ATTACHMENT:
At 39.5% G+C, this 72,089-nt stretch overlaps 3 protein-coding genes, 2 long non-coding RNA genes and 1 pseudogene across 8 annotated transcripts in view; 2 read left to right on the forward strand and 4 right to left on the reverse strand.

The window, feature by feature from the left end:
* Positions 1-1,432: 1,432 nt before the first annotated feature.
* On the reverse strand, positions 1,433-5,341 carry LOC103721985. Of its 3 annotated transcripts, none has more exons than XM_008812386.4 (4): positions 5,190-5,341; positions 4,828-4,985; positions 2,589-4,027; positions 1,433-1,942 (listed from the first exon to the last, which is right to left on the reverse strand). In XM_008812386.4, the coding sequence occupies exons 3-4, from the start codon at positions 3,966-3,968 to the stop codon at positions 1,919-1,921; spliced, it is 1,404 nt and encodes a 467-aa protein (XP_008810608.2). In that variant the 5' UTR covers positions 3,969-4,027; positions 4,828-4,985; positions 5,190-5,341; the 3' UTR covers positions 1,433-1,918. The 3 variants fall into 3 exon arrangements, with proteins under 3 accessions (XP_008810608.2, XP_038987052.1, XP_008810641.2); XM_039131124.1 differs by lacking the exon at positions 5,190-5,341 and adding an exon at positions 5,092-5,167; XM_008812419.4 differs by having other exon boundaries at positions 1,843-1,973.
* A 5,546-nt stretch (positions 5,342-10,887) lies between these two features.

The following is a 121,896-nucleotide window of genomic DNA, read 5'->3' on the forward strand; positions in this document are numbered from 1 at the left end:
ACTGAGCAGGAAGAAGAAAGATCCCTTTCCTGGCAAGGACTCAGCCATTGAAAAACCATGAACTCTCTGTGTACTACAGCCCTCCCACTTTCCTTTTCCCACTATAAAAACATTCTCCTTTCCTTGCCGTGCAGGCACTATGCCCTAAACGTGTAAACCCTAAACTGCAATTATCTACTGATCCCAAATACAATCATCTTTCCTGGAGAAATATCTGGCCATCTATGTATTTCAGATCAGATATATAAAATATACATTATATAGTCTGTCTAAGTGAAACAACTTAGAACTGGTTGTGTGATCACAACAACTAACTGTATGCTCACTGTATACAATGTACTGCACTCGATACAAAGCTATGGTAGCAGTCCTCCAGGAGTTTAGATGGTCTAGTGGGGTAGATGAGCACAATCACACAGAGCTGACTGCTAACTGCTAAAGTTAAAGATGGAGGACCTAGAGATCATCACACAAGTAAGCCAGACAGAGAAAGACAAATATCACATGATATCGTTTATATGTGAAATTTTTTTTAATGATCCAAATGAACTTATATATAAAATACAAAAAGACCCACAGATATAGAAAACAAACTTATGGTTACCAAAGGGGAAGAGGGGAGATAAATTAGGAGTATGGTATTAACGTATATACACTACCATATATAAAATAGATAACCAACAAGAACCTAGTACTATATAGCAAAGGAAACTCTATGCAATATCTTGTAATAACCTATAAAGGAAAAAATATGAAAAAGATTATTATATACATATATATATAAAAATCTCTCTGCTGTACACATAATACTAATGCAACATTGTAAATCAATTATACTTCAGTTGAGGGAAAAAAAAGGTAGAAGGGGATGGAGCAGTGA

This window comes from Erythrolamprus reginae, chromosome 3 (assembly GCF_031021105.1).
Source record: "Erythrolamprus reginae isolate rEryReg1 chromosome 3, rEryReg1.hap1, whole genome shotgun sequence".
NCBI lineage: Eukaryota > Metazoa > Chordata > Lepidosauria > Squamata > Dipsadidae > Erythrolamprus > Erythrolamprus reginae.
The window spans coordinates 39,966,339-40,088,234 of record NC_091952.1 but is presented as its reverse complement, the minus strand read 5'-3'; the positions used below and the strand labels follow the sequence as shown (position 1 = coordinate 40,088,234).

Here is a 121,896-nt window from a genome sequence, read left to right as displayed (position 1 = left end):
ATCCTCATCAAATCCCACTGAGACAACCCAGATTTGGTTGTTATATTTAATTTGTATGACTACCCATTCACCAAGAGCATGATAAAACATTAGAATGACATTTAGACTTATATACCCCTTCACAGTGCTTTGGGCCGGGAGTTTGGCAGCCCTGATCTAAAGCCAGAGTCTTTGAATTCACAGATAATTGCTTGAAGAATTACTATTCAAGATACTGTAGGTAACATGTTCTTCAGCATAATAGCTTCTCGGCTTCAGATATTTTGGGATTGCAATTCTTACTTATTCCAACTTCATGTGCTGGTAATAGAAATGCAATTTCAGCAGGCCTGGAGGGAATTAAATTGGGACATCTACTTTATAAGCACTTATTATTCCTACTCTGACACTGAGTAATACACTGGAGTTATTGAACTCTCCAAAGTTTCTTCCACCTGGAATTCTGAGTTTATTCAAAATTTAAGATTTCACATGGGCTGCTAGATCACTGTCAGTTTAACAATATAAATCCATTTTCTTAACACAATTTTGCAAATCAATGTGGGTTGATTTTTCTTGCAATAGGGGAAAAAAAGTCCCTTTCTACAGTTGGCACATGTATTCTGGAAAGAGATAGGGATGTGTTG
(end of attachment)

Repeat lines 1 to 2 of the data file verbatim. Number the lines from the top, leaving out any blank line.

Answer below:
At 39.5% G+C, this 72,089-nt stretch overlaps 3 protein-coding genes, 2 long non-coding RNA genes and 1 pseudogene across 8 annotated transcripts in view; 2 read left to right on the forward strand and 4 right to left on the reverse strand.

The window, feature by feature from the left end: